Definition of capacious in English:



  • Having a lot of space inside; roomy.

    ‘she rummaged in her capacious handbag’
    • ‘There was the case of Dr James Mackay, widely touted in the early 1990s as the leading authority on Burns and author of a capacious biography.’
    • ‘It's easier to do this in the cold weather, when I'm wearing a jacket with capacious pockets.’
    • ‘They don't address the same market, and you simply can't fit numerous albums onto even the most capacious memory card currently on the market.’
    • ‘Within minutes the capacious bins around the Zone are brimming with cardboard boxes, soft drink bottles and disposable cutlery.’
    • ‘The range of Eco's interests and talents is such as to make him exemplary as a classic intellectual, for whom wide reading and capacious reflection are the distinguishing duties.’
    • ‘Each time I see Hugh, I remind him that we are a figment of his capacious imagination.’
    • ‘The novel is a simple, capacious, natural, and accessible form.’
    • ‘The human face and the human body are simply not that capacious: the bad things we do are infinitely worse than the bad ways we look.’
    • ‘Hugh used to say that Howard was a boring little suburban lawyer with a closed and not very capacious mind.’
    • ‘Over white wine and crackers - produced by Phyllis from her capacious handbag - we debate the grim nature of some women's lives in America today.’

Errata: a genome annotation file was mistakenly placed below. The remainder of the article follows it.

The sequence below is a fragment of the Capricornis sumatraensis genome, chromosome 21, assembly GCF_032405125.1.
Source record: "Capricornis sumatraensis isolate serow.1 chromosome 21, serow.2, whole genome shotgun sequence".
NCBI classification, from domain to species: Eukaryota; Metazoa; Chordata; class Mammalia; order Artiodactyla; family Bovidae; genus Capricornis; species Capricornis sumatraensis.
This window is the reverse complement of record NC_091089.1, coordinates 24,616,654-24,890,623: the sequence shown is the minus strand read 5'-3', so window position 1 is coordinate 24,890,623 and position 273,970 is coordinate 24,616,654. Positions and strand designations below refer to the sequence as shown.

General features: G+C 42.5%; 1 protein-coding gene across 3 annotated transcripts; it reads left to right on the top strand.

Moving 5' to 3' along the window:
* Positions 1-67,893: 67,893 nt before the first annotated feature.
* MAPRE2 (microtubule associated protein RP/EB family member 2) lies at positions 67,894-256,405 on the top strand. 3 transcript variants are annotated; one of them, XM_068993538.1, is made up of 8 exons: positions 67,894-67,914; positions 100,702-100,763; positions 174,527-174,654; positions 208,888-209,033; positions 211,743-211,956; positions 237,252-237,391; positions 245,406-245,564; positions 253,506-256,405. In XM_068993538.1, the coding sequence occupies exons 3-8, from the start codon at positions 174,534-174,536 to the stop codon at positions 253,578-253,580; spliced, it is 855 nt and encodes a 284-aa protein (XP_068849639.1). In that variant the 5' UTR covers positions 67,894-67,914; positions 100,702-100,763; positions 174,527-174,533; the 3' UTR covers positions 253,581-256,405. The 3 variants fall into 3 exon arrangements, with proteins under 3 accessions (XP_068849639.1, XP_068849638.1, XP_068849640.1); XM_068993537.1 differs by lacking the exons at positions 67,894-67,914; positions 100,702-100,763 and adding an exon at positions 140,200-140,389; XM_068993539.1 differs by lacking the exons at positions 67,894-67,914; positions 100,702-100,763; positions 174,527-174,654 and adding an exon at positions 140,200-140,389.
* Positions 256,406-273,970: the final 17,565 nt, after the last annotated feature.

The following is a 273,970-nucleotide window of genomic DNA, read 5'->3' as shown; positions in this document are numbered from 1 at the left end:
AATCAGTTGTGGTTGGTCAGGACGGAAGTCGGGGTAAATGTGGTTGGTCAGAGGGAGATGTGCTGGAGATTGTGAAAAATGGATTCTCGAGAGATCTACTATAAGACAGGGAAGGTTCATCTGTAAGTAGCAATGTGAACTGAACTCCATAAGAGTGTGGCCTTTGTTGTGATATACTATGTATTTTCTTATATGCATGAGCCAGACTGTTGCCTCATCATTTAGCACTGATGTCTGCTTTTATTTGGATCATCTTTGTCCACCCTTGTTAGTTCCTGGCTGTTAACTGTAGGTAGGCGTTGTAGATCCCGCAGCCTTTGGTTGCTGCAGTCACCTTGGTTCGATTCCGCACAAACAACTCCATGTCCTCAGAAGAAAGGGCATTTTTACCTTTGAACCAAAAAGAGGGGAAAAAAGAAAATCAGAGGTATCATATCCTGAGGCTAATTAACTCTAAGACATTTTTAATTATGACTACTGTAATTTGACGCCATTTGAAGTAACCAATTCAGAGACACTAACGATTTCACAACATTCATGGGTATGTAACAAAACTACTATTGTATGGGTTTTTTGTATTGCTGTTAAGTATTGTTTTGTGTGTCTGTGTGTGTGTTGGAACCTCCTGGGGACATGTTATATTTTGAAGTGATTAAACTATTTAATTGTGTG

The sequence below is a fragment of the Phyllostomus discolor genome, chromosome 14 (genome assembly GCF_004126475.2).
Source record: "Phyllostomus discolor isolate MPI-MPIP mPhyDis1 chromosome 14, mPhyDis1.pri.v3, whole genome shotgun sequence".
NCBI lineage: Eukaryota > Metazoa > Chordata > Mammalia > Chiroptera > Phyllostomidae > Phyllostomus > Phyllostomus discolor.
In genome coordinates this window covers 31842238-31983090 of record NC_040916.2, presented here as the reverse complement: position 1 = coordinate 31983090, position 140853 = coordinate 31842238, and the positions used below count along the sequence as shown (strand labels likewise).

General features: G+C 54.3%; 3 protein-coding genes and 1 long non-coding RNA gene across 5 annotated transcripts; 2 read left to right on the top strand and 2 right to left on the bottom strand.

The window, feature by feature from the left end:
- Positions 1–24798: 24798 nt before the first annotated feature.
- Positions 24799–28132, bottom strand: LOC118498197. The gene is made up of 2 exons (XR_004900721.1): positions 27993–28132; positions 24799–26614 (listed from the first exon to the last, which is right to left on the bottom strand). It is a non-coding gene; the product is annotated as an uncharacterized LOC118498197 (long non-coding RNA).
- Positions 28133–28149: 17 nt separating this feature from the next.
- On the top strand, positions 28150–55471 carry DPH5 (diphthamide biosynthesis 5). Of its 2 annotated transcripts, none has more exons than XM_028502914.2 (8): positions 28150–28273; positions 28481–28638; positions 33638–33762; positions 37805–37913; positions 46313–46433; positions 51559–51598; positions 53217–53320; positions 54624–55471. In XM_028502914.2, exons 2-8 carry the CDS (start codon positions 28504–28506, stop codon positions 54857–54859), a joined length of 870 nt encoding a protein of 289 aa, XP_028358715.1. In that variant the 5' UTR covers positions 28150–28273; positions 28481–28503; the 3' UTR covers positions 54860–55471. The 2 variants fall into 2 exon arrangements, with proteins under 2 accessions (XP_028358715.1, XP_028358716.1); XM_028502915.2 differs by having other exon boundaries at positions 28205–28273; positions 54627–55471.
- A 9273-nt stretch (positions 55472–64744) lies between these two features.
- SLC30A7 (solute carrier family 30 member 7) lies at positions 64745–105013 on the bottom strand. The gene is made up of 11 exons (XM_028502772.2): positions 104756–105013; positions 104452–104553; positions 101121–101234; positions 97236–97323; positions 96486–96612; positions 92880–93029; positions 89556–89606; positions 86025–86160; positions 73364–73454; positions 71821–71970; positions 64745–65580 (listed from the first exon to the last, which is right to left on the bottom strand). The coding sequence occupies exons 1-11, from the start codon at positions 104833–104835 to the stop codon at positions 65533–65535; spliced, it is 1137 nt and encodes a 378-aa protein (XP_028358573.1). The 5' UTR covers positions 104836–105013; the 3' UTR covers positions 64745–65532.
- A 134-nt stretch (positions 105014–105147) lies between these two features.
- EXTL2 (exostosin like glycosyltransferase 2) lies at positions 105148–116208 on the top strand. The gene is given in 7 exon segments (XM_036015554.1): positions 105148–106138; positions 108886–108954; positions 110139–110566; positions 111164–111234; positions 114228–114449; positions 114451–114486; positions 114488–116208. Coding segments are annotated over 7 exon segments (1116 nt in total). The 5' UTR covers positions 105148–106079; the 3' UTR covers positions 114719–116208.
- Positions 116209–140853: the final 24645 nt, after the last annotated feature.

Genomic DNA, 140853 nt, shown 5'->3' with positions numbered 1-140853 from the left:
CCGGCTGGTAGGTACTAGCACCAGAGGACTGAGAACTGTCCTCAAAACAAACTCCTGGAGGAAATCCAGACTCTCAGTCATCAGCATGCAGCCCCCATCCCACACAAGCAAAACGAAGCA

• ‘A popular, capacious theatre in the city tempted many a moviegoer on a hot, sunny afternoon.’
    • ‘This means that for a guinea you could feed two dozen trenchermen on BSE-free beef, and still have enough left over to fill a couple of capacious doggy-bags.’
    • ‘I found the suites capacious, the sofas commodious, the sandwiches copious.’
    • ‘At a functional level the building is well-situated, it is capacious, and has served generations of local people well.’
    • ‘If all those clever writers studied other writers at university, they should, in addition to producing fiction and poetry, be writing capacious essays for the mythical common reader.’
    • ‘Attorneys and judges in this bland, wood-paneled space all wear capacious robes patterned on the gowns of medieval European clerics.’
    • ‘It is this kind of surprising observation, this capacity for affection that makes her so novels so capacious: a divorce may be announced, but so is the hissing of a gas fire.’
    • ‘My Microsoft Outlook engine is not so capacious; messages disappear after 28 days.’
    • ‘Munro's stories have always felt exceptionally capacious; they have the scope of novels, though without any awkward sense of speeding up or boiling down.’
    • ‘The overall impression is of a man with a warm and capacious heart and an affection for others that sustained his creative enterprises to the end.’
    roomy, commodious, spacious, ample, big, large, sizeable, generous, extensive, substantial, vast, huge, immense
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Early 17th century: from Latin capax, capac- ‘capable’ + -ious.